Text © Pierluigi Angeli
English translation by Mario Beltramini
Family: Pluteaceae Kotlaba & Pouzar, 1972.
Genus: Pluteus Fries, 1836.
Pluteus cervinus (Schaeffer) P. Kummer, 1871.
The etymology of the name comes from “cervinus”, relevant to the deer, due to its colour.
It is a fairly common species but little known as edible mushroom, even if not much attractive, and therefore its common names are not many.
In Italy it is known as “pluteo cervino”; in France under the common name of “Plutée couleur de cerf” and “Plutée de cerf”; in Spain as “plúteo cervino”; in England as “Fawn agaric”; in Germany as “Rehbrauner Dachpilz”, “Hirschbrauner Dachpilz”; in USA as “Fawn pluteus”.
Description of Genus and Section
To the genus Pluteus are ascribed heterogenous fungi, of small to medium-big size, lignicolous. The cap is convex to convex campanulate, at times with a blunt umbo; fibrillose surface, squamulose, pruinose, rugulose at the disk at times; smooth or striated. Thick gills, free of the stem, white to yellow at times, to salmon pink by the end. The stem is central, cylindrical, glabrous, pruinose-floccose, without ring and without volva. Smooth spores, inamyloid, subglobose to amply ellipsoidal, ovoid, pink in mass, pleurocystidia and cheilocystidia are present, in some species they have thick wall and hooked apex, the clamp connections are present or not.
To the section Pluteus are ascribed species presenting abundant pleurocystidia, with thick wall and apex hooked by 2-3 or 4 pointed hooks; pileipellis with filamentous, radial, tapered-elongated hyphae, clamp connections present or absent.
Description of the species
Cap: 4-10 cm, fleshy, initially bell-shaped, then convex and finally almost flat, umbonate, smooth, glabrous, at times with radial fibrils, greasy to the touch; the cuticula, easily detachable, goes from grey-brown to ocherous-brown, darker at the centre and paler at the margin, this last being smooth.
Hymenium: thick gills, ventricose, free, intercalated by rounded lamellulae of various length, white to pink-salmon, floccose thread.
Stem: crowded gills, ventricose, free, intercalated by rounded lamellulae of various lengths, white to pink-salmon, floccose thread.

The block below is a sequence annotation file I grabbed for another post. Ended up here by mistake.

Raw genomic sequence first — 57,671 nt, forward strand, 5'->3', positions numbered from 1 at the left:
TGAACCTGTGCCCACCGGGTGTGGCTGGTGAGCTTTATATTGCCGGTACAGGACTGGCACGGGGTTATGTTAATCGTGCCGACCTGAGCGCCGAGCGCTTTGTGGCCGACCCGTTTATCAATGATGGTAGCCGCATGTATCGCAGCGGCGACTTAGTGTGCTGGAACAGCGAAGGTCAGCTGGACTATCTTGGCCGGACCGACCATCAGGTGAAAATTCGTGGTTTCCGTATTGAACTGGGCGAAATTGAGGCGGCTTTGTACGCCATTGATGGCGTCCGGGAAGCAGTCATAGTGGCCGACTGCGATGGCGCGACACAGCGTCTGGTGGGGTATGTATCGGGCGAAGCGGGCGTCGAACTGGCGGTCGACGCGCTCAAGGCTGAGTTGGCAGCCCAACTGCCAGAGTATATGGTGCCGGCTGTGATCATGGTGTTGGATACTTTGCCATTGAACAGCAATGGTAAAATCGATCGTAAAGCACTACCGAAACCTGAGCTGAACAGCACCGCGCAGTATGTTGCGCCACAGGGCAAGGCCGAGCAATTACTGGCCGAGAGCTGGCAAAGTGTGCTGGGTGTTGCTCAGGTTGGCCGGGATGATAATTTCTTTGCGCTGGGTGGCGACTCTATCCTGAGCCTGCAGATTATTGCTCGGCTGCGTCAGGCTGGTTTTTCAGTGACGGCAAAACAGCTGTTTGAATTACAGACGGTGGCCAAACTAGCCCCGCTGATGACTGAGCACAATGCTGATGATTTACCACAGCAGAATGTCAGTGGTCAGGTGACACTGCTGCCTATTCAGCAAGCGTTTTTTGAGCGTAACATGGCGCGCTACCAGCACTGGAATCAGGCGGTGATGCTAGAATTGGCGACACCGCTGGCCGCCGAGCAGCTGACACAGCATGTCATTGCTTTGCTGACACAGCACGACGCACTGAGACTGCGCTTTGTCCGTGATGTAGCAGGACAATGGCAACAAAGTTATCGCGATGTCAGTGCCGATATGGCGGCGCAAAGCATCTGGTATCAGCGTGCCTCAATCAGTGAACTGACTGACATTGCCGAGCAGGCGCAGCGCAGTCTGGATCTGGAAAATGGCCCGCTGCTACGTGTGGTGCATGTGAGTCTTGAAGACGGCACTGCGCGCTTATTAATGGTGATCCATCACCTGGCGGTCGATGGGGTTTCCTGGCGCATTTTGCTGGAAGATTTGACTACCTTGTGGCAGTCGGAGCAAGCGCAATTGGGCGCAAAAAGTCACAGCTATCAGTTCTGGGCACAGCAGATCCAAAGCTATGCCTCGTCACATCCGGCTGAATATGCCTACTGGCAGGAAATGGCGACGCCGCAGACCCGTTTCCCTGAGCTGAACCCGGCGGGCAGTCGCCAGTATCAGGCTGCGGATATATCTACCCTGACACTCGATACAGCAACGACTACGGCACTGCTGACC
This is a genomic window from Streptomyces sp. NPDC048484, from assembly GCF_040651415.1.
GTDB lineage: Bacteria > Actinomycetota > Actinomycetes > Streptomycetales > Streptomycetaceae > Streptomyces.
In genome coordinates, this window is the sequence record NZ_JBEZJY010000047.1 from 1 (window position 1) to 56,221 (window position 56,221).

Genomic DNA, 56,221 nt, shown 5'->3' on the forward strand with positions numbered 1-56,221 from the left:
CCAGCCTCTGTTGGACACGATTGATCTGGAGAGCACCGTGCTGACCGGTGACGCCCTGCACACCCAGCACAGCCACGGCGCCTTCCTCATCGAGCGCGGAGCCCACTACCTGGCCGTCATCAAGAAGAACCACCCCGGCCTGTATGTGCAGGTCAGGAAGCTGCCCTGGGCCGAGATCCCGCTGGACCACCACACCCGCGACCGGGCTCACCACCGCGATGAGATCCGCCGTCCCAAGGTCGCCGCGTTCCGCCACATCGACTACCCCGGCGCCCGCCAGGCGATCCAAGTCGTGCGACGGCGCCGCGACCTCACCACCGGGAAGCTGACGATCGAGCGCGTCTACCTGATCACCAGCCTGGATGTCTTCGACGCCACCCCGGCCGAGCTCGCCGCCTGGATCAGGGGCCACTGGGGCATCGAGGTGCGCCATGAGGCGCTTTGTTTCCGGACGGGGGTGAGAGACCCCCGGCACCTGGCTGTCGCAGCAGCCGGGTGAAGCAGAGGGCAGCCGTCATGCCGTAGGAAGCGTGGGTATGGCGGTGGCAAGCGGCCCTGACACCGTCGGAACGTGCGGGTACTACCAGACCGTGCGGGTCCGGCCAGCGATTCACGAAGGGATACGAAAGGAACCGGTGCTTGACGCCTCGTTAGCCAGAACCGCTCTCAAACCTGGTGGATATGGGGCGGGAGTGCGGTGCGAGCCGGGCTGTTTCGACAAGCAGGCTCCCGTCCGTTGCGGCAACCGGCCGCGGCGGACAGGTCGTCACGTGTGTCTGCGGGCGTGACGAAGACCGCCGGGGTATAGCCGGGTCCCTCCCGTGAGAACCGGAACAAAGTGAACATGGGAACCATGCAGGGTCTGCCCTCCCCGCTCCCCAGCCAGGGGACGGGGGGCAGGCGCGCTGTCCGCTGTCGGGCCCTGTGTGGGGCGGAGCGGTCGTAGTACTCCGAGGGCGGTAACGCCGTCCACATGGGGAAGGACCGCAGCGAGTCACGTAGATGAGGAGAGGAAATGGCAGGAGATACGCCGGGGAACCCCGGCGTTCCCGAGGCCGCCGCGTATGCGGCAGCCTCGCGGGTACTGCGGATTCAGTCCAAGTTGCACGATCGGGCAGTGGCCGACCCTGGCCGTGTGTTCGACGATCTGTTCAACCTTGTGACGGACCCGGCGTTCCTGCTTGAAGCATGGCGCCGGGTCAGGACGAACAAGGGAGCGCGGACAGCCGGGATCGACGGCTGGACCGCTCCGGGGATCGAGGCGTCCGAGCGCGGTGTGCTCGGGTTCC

Flesh: white, thick, compact, becomes soft when ripe, fibrous in the stem, radish smell, taste almost absent.
Habitat: it grows from spring to autumn on dead wood of latifoliate trees, more rarely on conifers.
Edibility: edible, but of little value.
Microscopy: smooth spores, slightly ellipsoidal, 8-9 × 5,5-6 µm. Cylindrical basidia, ventricose, 25-40 × 8,75-9,5 µm. Smooth cystidia, bottle-shaped, with thick wall, hooked apex, 67,5-82,5 × 15-21 µm. Clamp connections are absent.
Remarks: It is a much diffused fungus, both in the plains and in the mountains on dead wood, at times even interred. The correct determination of the species belonging to the section Pluteus may be obtained by means of an accurate microscopic investigation, that is, on the presence/absence of the clamp connections. However, from the last studies it results the presence or not of the clamp connections is not sufficient any more, as a matter of fact, it is necessary to verify, if they are present, where they are located and their frequency. Pluteus cervinus can be mistaken with Pluteus pouzarianus Singer, which is practically a lookalike, but presents the clamp connections at the base of the basidia and very frequent in the texture of the cuticle.
Very similar are also Pluteus brunneoradiatus Bonnard, which, however, has the clamp connections at the base of the basidia; Pluteus primus which however has the clamp connections at the base of the basidia as well as in the pileipellis. Another species which might be mistaken with Pluteus cervinus is Pluteus atromarginatus (Konrad) which, however, grows on old trunks of needle leaved trees, has dark brown lamellar thread and the clamp connections are absent.
Synonyms: Agaricus cervinus Schaeffer 1774 (basionym), Agaricus atricapillus Batsch 1786, Pluteus atricapillus (Batsch) Fayod 1889, Agaricus pluteus Batsch 1783, Hyporrhodius cervinus (Schaeffer) Hennings 1898.